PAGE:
California is not the only state researching alternative road funding options. Several other states—including Washington, Colorado, Utah and others—are also exploring the road charge concept of pay-by-the-mile. Last July, the state of Oregon launched phase one of its OReGO program, where volunteers are paying a road charge of 1.5 cents per mile driven instead of the fuel tax.

There is still time to volunteer for the California Road Charge Pilot! To sign-up and learn more about California’s program, please visit

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The California Road Charge Technical Advisory Committee was created by the California Transportation Commission on January 21, 2015, to study road charging pursuant to Senate Bill 1077 (2014).  The volunteer committee represents a variety of interests and stakeholders from across the state including highway user groups, data security experts, privacy rights organizations, social equity groups, regional transportation agencies, business interests, national research and policymaking bodies, members of the Legislature and representatives from the telecommunications industry.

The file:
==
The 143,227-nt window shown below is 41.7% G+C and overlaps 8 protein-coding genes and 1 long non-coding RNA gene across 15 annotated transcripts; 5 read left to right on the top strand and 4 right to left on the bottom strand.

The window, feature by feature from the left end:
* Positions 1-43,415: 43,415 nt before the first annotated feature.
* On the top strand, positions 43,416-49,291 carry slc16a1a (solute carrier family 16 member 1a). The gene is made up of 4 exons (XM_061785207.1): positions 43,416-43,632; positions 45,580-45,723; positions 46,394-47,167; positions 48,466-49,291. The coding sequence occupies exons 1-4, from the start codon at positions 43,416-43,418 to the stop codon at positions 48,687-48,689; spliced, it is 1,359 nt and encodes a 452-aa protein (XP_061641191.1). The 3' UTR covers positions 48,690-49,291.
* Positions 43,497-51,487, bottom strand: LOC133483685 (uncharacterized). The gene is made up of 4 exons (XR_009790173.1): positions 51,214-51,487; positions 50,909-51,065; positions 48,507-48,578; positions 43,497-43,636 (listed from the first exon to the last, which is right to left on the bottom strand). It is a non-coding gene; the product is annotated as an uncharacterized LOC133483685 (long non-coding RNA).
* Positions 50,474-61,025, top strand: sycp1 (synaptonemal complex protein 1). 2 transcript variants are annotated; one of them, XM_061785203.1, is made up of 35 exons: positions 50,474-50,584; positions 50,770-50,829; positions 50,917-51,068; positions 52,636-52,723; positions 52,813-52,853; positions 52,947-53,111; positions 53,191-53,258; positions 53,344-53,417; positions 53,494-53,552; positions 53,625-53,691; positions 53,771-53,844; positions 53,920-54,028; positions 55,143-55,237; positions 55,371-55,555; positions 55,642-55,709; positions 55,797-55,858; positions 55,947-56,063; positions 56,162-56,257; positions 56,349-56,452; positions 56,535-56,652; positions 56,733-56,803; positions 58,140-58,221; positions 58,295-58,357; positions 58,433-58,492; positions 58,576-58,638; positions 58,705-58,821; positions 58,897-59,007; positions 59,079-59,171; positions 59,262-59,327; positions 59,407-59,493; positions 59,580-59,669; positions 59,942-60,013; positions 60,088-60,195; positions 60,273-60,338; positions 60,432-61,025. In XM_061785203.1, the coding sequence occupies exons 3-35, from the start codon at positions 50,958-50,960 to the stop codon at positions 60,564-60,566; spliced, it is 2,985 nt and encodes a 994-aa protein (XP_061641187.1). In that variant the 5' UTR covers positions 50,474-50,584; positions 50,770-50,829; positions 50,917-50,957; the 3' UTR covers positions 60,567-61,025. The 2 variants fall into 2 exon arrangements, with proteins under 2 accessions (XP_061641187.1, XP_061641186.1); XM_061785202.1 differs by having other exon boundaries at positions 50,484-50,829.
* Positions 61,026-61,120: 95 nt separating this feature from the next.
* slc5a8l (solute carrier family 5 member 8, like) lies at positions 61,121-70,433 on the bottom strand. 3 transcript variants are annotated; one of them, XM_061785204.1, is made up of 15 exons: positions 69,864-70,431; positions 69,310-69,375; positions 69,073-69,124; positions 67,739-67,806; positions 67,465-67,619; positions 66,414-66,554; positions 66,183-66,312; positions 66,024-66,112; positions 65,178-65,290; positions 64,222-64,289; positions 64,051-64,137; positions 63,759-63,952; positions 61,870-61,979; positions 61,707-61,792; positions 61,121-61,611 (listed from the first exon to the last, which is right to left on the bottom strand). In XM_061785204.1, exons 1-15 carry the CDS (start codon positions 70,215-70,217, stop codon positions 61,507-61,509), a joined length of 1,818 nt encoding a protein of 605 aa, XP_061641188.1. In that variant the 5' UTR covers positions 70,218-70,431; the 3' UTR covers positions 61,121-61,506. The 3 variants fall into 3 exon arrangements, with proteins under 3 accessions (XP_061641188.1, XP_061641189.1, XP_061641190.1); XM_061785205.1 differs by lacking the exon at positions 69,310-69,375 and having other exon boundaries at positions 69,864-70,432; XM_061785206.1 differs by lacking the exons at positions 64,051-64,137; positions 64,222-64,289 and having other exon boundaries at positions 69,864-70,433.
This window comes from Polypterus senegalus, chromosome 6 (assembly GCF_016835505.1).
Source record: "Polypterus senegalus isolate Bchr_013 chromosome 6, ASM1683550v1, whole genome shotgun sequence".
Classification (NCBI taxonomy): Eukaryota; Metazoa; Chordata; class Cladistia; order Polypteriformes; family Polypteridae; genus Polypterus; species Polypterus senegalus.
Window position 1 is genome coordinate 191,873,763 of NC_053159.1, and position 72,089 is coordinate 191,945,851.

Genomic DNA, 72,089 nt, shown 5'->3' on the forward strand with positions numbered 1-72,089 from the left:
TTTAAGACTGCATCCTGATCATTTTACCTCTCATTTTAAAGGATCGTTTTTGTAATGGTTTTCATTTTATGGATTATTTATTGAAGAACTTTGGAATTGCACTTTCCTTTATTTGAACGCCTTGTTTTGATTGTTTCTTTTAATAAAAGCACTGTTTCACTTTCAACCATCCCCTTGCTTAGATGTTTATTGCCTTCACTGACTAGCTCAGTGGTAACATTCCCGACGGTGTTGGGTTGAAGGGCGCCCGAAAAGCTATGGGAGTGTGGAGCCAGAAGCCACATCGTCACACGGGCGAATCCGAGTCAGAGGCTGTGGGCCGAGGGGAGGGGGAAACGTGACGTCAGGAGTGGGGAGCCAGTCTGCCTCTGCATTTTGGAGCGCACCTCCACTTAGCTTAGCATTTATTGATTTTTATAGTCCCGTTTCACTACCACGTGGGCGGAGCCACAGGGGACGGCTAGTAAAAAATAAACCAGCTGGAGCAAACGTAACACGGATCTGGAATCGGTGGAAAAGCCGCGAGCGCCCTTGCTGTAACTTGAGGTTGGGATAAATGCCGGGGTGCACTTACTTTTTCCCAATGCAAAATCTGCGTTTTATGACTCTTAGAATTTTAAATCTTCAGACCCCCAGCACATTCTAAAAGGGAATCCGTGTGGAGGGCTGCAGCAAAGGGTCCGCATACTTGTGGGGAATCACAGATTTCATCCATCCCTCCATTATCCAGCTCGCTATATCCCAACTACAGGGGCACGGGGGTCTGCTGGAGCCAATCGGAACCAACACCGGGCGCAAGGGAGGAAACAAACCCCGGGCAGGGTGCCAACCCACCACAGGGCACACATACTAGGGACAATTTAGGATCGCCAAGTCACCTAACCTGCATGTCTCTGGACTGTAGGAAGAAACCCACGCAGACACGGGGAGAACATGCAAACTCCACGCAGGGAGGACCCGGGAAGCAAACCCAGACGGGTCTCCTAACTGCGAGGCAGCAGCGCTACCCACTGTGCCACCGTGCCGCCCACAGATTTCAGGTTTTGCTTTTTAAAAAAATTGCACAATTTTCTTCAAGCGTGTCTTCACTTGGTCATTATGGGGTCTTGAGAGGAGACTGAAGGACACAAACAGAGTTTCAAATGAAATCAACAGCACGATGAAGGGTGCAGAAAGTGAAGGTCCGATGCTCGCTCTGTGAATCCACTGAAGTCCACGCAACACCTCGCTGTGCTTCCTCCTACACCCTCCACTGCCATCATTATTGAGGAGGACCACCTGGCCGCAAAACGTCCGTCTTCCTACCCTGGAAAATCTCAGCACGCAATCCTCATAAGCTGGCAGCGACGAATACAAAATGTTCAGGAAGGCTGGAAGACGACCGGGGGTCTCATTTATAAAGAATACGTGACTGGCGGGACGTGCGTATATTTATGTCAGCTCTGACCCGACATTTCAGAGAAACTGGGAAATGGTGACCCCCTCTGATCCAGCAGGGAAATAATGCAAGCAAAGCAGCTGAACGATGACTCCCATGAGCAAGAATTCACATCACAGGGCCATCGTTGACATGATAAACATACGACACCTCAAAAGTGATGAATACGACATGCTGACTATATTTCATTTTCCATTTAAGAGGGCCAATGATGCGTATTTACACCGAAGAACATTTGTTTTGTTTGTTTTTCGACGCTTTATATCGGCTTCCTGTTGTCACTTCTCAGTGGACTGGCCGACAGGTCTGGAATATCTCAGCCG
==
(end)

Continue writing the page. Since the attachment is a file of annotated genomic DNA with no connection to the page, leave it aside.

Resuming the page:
Improving Caltrans requires new revenue and reasonable reforms

The following is an editorial submitted to the Orange County Register by California State Transportation Agency Secretary Brian P. Kelly on June 30. To view the original post, click here.

Recently in these pages, some have had a lot to say about the state Department of Transportation.

But there is a lot that hasn’t been said that I believe your readers should know about the efforts that have been taken to improve Caltrans during this administration.

In May 2013, I commissioned the first comprehensive review of Caltrans in the last 20 years. The State Smart Transportation Initiative undertook a thorough assessment of the department and provided recommendations for improving performance – recommendations the department is implementing today.

In 2014, Caltrans and California State Transportation Agency executive teams crafted a new mission, vision and goals to modernize the department’s direction and emphasize performance and efficiency.

Last year, Caltrans adopted a five-year Strategic Management Plan that uses real performance measures for the department and provides for transparent reporting on how it is doing.

Already the department is being praised for the changes it is making. Caltrans is working more collaboratively with local governments on road design issues and with industry leaders on material specifications. The California Asphalt Pavement Association, in its 2016 industry newsletter, wrote that Caltrans is in the process of “making a genuine effort to get better.”

In August 2015, this administration put forth a comprehensive transportation funding package calling for both new revenue and reasonable reforms. Our proposal includes: